30 November 2005

Air America

I finally had a chance, while driving for several hours through rural Wisconsin, to listen to the liberal radio talk network "Air America." I wish they'd chosen a different name, for two reasons.

First, the name "Air America" implies that it represents the thoughts of the majority of Americans. In other words, a visitor to this country might tune in, thinking, "Hey, Air America! This must be the voice of all Americans!" Let me tell you, it isn't.

Second, using the name "Air America" is an insult to the real, original Air America, the government-owned airline that flew so many important missions in Southeast Asia in the 1960s and 70s, and whose pilots and crews distinguished themselves in the service of our country.

OK, on to my point: In listened to most of two different shows. Again putting myself in the shoes of a recent immigrant to this country who has not yet made up his or her mind about what political party to join, I was struck with the overwhelming negativity about our nation that I heard from the Democrat camp. In the space of one particularly viscious half-hour, I heard one host and his guest use the following phrases and words:

"Bush lied." (At least 5 times)
"Evil Administration."
"We are losing the war."

"This situation we're in is actually worse than Vietnam."
"There were no WMDs. Period."
"Iraq is a mess." (Twice.)
"Cheney is a damned liar."
"2100 of our innocent young people have been slaughtered for no good reason."
"...Stupid Texan..."
"...Halliburton cover-up..."

"...National disgrace..."
"...Corruption in the Administration..."

"Impeachment is warranted and appropriate."

The ignorance, negativity and sheer, blind hatred was so strong that I was actually taken aback and had to turn it off for a few minutes to regain my composure. I turned it back on, and the blather resumed.

It occurred to me that the far-left liberals' big problem is that no one can maintain a rational thought process wih such blood-in-the-face irrational hatred flowing through them, so there's no way that people like this will ever see anything other than their own view. There's no way to have a back-and-forth dialog with anyone like that, so there's no point to it. In this case, it had ceased to be a talk show anymore -- it was just a Psychotic Rant show. So I turned it off.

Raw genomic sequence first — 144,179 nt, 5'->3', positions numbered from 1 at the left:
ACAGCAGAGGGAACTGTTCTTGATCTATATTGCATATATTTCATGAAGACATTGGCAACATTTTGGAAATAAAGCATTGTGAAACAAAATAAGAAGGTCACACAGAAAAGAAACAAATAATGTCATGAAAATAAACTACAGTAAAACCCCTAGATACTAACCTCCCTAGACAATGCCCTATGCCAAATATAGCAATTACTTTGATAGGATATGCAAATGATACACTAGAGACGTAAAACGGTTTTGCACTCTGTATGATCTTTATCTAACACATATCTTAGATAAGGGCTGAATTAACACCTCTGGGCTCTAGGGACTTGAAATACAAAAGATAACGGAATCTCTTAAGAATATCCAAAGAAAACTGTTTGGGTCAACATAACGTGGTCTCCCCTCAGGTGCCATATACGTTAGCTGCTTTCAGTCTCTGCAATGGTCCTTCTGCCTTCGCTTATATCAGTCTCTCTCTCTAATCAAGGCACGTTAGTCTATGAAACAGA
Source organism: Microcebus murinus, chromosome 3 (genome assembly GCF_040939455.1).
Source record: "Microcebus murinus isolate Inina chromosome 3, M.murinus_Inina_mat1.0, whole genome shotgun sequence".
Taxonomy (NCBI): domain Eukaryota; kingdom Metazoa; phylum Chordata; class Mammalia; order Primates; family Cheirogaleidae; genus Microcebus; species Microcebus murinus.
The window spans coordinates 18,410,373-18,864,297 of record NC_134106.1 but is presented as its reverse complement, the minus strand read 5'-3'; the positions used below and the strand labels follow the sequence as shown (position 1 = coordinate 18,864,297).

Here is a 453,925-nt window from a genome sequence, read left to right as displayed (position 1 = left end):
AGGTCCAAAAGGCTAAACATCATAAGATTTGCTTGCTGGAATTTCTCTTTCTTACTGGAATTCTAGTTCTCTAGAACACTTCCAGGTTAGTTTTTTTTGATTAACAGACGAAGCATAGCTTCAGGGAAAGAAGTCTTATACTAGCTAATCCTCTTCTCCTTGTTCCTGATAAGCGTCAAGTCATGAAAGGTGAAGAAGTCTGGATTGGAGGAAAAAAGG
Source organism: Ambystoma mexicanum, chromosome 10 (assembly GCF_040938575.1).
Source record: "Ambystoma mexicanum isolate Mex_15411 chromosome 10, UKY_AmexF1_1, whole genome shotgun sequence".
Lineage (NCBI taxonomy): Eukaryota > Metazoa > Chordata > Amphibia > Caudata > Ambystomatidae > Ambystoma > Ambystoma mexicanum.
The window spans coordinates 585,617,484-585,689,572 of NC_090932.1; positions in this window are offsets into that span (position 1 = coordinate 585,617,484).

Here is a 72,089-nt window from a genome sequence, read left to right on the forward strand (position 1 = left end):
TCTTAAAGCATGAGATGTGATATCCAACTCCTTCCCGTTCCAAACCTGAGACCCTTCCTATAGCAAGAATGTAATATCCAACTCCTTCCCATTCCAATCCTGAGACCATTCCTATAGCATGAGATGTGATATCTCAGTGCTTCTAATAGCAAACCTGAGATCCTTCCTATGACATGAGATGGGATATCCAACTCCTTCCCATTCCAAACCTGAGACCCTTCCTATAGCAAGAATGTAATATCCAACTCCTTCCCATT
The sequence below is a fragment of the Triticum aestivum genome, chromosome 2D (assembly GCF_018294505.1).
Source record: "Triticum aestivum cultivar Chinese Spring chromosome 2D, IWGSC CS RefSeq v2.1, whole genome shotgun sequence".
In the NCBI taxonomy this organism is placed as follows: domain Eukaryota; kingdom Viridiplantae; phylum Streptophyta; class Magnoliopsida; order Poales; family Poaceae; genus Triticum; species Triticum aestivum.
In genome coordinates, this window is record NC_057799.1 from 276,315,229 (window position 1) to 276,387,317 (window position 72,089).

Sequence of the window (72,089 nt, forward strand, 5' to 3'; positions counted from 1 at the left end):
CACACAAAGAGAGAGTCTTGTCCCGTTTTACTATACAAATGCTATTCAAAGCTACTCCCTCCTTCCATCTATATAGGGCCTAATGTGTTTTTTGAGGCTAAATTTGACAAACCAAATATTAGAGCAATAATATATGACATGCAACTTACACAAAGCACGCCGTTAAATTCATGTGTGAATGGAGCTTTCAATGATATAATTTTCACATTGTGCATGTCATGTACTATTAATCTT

And it'll stay off. I have no further need for Air America, not even to hear how the other half thinks. It appears that many Liberals simply don't think. They just feel. That's a big mistake in this day and age, and it hampers our nation's ability to become what it truly could be.

I'm a Conservative (or, perhaps, a budding Libertarian). Like everyone, I want the war to end, and to see all our soldiers come home soon. But to blame our President for this war and demand an immediate pullout from Iraq is as absurd as blaming him for the attacks of 9/11, or for the 1991 Gulf War, or for Watergate.

Come to think of it, the talk show host I listened to on Air America probably blames Bush for at least one or two of those, too.

21 November 2005

Good Luck, Delta. (Looks Like You'll Need It.)

Like all airline pilots, I’ve been closely following the recent trials and tribulations of Delta Airlines.

Delta’s pilot force, like a growing list of others before them, are now discovering that their profession is being dismantled by forces far stronger than any union, or by the eighty-plus years of tradition and expectation that those before them had created and defended. Traditional compensation models for pilots evolved to reflect the fundamental understanding that pilots, like doctors, are professionals whose skills with their hands and minds can make the difference between a routine experience and tragedy. They are highly-trained, highly-motivated technicians who often make more life-and-death decisions in one eight hour workday than most people make in a year. Society used to understand this.